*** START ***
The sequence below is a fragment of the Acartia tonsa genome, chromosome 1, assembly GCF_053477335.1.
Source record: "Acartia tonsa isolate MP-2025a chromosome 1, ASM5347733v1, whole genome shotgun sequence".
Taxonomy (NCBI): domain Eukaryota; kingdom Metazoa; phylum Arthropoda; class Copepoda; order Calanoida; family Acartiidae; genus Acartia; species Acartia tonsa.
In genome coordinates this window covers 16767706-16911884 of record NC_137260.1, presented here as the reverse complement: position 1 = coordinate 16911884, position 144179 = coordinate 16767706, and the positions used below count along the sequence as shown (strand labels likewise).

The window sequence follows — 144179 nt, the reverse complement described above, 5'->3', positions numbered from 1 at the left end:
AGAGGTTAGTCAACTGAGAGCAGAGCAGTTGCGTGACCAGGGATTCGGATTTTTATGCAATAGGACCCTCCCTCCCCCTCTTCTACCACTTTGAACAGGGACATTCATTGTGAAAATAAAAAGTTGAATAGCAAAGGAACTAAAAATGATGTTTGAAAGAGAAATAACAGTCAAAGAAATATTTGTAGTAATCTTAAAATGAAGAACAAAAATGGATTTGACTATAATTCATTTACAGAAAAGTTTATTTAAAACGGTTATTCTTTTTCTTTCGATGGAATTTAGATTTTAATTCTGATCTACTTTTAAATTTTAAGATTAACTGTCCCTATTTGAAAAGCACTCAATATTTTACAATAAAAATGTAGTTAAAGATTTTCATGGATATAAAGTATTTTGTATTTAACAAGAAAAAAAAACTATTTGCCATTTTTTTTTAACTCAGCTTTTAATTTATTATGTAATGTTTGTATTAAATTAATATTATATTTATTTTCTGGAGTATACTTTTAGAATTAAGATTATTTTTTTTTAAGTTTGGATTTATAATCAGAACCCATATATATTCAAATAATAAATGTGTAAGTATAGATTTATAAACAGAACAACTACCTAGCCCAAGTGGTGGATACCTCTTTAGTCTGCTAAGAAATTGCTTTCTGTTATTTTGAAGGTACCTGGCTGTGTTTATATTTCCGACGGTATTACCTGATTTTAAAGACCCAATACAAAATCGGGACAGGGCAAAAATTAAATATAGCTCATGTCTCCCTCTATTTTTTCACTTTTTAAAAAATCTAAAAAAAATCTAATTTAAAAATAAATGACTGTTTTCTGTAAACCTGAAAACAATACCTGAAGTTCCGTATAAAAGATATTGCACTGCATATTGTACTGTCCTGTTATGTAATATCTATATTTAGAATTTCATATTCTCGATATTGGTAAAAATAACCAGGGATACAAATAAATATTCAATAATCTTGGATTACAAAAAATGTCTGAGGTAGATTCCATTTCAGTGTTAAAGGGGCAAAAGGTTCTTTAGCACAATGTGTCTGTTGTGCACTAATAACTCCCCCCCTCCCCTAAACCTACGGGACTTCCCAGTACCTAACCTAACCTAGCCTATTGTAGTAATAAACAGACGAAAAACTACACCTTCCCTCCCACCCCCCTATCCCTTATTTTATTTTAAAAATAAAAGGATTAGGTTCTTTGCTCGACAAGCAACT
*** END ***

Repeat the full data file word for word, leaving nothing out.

The sequence below is a fragment of the Acartia tonsa genome, chromosome 1, assembly GCF_053477335.1.
Source record: "Acartia tonsa isolate MP-2025a chromosome 1, ASM5347733v1, whole genome shotgun sequence".
Taxonomy (NCBI): domain Eukaryota; kingdom Metazoa; phylum Arthropoda; class Copepoda; order Calanoida; family Acartiidae; genus Acartia; species Acartia tonsa.
In genome coordinates this window covers 16767706-16911884 of record NC_137260.1, presented here as the reverse complement: position 1 = coordinate 16911884, position 144179 = coordinate 16767706, and the positions used below count along the sequence as shown (strand labels likewise).

The window sequence follows — 144179 nt, the reverse complement described above, 5'->3', positions numbered from 1 at the left end:
AGAGGTTAGTCAACTGAGAGCAGAGCAGTTGCGTGACCAGGGATTCGGATTTTTATGCAATAGGACCCTCCCTCCCCCTCTTCTACCACTTTGAACAGGGACATTCATTGTGAAAATAAAAAGTTGAATAGCAAAGGAACTAAAAATGATGTTTGAAAGAGAAATAACAGTCAAAGAAATATTTGTAGTAATCTTAAAATGAAGAACAAAAATGGATTTGACTATAATTCATTTACAGAAAAGTTTATTTAAAACGGTTATTCTTTTTCTTTCGATGGAATTTAGATTTTAATTCTGATCTACTTTTAAATTTTAAGATTAACTGTCCCTATTTGAAAAGCACTCAATATTTTACAATAAAAATGTAGTTAAAGATTTTCATGGATATAAAGTATTTTGTATTTAACAAGAAAAAAAAACTATTTGCCATTTTTTTTTAACTCAGCTTTTAATTTATTATGTAATGTTTGTATTAAATTAATATTATATTTATTTTCTGGAGTATACTTTTAGAATTAAGATTATTTTTTTTTAAGTTTGGATTTATAATCAGAACCCATATATATTCAAATAATAAATGTGTAAGTATAGATTTATAAACAGAACAACTACCTAGCCCAAGTGGTGGATACCTCTTTAGTCTGCTAAGAAATTGCTTTCTGTTATTTTGAAGGTACCTGGCTGTGTTTATATTTCCGACGGTATTACCTGATTTTAAAGACCCAATACAAAATCGGGACAGGGCAAAAATTAAATATAGCTCATGTCTCCCTCTATTTTTTCACTTTTTAAAAAATCTAAAAAAAATCTAATTTAAAAATAAATGACTGTTTTCTGTAAACCTGAAAACAATACCTGAAGTTCCGTATAAAAGATATTGCACTGCATATTGTACTGTCCTGTTATGTAATATCTATATTTAGAATTTCATATTCTCGATATTGGTAAAAATAACCAGGGATACAAATAAATATTCAATAATCTTGGATTACAAAAAATGTCTGAGGTAGATTCCATTTCAGTGTTAAAGGGGCAAAAGGTTCTTTAGCACAATGTGTCTGTTGTGCACTAATAACTCCCCCCCTCCCCTAAACCTACGGGACTTCCCAGTACCTAACCTAACCTAGCCTATTGTAGTAATAAACAGACGAAAAACTACACCTTCCCTCCCACCCCCCTATCCCTTATTTTATTTTAAAAATAAAAGGATTAGGTTCTTTGCTCGACAAGCAACT